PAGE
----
Phone Cards - Calling Cards

Trading Systems OVERSTATED: Electronic Communications Networks Calling Cards Although after-hours ECNs are credited with revolutionizing the once-inflexible opening hours at the exchanges, they may be short-lived. (See "Stock Around the Clock," p297.) Reason: The NYSE and Nasdaq will both offer trading over an ECN in the near future, which will dry up the liquidity that has kept the nine ECNs afloat. "The ECN, as we know it, is dead," says Doug Atkin, head of Instinet, the largest ECN operating in the United States. Instead, ECNs will expand products and tie up with other financial service companies. International Calls UNDERRATED: International Securities Exchange The newly formed ISE — where investors will trade 600 of the most popular options cheaper and faster than on the traditional exchanges — begins electronic options trading on March 24, 2000, and should get SEC approval by the end of the year. (In which case it will be the first new exchange cleared in 26 years.) By introducing electronic options trading, the ISE helped break up the cozy monopoly of the four existing options exchanges. Under a "gentlemen's agreement," options on many marquee companies (Intel, Microsoft, Compaq) have traded on only one floor. Investors should be thankful that the ISE will help narrow the shameful spreads that market makers put up.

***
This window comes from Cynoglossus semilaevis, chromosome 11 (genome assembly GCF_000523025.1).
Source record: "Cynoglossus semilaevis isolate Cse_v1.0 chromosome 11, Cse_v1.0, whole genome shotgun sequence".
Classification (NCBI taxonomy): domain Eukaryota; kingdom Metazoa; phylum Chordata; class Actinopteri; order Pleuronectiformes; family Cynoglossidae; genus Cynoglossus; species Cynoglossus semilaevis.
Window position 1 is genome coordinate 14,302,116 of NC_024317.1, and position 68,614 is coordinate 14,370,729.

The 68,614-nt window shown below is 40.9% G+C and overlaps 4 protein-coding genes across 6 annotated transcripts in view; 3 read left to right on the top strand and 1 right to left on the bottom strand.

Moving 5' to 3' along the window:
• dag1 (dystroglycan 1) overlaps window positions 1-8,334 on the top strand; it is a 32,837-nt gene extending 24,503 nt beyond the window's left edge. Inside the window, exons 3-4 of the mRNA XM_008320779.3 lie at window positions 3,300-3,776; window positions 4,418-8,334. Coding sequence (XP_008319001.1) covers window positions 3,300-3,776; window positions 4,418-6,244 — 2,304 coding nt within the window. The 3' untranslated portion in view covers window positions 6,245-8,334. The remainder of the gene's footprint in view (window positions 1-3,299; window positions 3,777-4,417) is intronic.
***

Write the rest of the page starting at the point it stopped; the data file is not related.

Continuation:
Students purchase phone cards to contact with their friends, colleagues, in the most affordable manner probable.

Calling Cards

© Brian A. Tyler and, 2009.
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